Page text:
University of Washington researchers have determined that two distinct pulses of Denisovans, a sister group to Neanderthals, contributed to the ancestry of East Asians. The new finding, described in a paper published March 15 in Cell, expands our understanding of human origins.
[Photo: Dr. Sharon Browning]
“This finding offers us a more nuanced understanding of the mixing of modern humans and archaic populations when humans moved out of Africa,” said lead author Dr. Sharon Browning, a professor of biostatistics at the University of Washington School of Public Health. “Through DNA analysis, we knew there were at least two interbreeding events — with Neanderthals and with Denisovans. We now know there were at least three inbreeding events — at least one with Neanderthals, and at least two with Denisovans.”
Prior to this study, it was known that the genomes of certain populations, such as individuals from Papua New Guinea, contained about 5 percent Denisovan ancestry, and that Denisovan ancestry throughout Asia was present to a lesser degree. However, comparison of DNA sequences shows a much closer Denisovan match among Han Chinese, Chinese Dai and Japanese sequences.
Denisovans are a distinct branch of the Homo family tree whose existence came to light in 2010. Analysis of a bone fragment and molars found in Denisova Cave in Siberia revealed a complete genome for a previously unknown human. But other than their DNA, little is known about the Denisovans. No evidence exists that reveals what they looked like, what they ate or what tools and technologies they possessed.
Dr. Browning, along with the other researchers who worked on the project, applied a new reference-free statistical method call Sprime to existing genetic data from the 1000 Genomes project and the Simons Genome Diversity Project. The new Sprime method allowed them to search 5,639 whole genome sequences from present day people in Eurasia and Oceania and to identify segments of DNA that were likely inherited from archaic human populations. These genetic variants were compared with Neanderthal and Denisovan sequences.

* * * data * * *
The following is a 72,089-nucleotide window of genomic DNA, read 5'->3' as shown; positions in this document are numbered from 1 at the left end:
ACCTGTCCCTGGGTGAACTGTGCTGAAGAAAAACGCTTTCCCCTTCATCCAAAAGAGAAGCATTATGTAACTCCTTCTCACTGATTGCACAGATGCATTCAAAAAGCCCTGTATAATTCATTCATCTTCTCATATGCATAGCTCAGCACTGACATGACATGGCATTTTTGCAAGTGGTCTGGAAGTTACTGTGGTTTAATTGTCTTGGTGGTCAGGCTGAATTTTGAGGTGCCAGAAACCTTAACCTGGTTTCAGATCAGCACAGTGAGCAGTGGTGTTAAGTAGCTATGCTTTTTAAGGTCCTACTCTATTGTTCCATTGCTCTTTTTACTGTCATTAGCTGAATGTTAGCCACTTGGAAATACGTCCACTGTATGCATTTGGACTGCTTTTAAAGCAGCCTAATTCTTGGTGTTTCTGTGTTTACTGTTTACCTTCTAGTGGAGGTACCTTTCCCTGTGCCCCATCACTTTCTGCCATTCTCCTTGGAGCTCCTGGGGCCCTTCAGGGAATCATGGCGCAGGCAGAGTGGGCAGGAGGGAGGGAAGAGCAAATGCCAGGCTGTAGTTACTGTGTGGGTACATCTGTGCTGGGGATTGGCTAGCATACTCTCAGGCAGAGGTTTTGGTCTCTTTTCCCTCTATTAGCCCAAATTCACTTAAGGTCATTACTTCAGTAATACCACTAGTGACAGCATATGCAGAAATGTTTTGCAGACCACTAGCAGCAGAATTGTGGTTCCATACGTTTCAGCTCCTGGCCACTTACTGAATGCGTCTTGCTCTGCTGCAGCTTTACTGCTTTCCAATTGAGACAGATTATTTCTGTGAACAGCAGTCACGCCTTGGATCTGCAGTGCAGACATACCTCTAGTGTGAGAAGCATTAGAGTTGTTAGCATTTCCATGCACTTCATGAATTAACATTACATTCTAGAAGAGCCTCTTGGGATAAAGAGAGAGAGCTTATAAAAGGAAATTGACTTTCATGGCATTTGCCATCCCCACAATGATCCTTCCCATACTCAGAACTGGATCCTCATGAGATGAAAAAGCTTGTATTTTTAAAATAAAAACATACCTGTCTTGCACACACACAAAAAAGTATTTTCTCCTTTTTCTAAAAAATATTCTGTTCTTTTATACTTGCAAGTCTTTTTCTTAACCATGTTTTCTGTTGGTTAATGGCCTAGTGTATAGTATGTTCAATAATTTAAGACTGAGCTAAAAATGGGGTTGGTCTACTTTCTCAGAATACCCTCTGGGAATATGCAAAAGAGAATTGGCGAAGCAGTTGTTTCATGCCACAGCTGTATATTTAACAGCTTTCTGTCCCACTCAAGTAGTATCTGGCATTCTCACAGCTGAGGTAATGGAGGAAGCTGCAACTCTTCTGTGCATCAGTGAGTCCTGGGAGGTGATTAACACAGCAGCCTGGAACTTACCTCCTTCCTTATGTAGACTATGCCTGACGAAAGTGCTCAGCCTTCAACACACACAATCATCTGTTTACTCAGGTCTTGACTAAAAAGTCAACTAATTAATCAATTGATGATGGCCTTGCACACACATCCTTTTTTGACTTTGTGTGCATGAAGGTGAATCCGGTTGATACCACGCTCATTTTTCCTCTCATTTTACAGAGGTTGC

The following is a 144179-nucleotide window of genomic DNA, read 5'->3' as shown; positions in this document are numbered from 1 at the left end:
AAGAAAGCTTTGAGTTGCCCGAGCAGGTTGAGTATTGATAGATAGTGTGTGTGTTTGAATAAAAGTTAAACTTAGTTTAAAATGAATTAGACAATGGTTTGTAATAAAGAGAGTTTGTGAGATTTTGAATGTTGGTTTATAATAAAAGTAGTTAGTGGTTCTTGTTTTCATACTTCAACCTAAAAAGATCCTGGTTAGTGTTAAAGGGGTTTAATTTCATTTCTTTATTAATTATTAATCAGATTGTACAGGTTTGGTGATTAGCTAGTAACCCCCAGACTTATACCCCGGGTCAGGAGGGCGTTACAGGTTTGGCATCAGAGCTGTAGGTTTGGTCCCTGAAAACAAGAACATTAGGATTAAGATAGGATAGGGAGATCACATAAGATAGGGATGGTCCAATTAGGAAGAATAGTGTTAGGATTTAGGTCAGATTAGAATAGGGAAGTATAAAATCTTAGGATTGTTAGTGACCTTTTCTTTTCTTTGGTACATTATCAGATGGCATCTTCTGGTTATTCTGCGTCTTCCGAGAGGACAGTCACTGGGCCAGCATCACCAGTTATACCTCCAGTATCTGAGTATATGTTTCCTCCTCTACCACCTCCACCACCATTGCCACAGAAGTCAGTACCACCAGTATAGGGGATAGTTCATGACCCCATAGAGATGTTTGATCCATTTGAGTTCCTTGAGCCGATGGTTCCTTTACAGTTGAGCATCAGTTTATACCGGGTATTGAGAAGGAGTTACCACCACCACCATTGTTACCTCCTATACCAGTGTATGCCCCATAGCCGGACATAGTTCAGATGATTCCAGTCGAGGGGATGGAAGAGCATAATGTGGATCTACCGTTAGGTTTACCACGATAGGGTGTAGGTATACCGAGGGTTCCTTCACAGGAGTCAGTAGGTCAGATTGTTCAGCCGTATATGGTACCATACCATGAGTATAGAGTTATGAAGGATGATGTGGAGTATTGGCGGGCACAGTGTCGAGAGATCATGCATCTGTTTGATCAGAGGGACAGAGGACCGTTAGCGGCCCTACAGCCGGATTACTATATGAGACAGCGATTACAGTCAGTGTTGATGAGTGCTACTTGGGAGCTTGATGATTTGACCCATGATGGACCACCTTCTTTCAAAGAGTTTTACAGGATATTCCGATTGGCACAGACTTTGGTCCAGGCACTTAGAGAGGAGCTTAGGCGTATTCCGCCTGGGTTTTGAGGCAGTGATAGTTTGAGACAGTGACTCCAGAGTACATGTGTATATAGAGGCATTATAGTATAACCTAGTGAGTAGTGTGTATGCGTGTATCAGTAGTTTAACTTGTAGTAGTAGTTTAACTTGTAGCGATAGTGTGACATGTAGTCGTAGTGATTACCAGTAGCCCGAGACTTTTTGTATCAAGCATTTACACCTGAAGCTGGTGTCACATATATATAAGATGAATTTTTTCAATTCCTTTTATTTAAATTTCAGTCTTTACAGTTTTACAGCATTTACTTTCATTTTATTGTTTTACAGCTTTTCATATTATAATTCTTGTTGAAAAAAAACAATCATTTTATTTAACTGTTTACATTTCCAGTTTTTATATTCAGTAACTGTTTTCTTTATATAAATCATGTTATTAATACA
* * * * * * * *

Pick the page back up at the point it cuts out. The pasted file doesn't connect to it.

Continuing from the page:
In the future, Dr. Browning and her colleagues plan to study additional Asian populations as well as others, including Native Americans and Africans. “We hope to use Sprime to find signatures of introgression from other archaic humans,” Dr. Browning said. “We may be able to partially reconstruct the genomes of archaic human populations that did not leave remains with viable DNA for direct sequencing, such as populations that lived in warm and humid regions of the world where DNA decays rapidly.”
Other co-authors of the paper include Dr. Brian Browning, UW professor of medical genetics and adjunct professor of biostatistics; Dr. Ying Zhou, UW postdoctoral scholar in biostatistics; Dr. Serena Tucci, Princeton University postdoctoral scholar; and Dr. Joshua Akey, Princeton University professor of ecology and evolutionary biology and the Lewis-Sigler Institute for Integrative Genomics.
Dr. Tucci and Dr. Akey were previously based at the UW.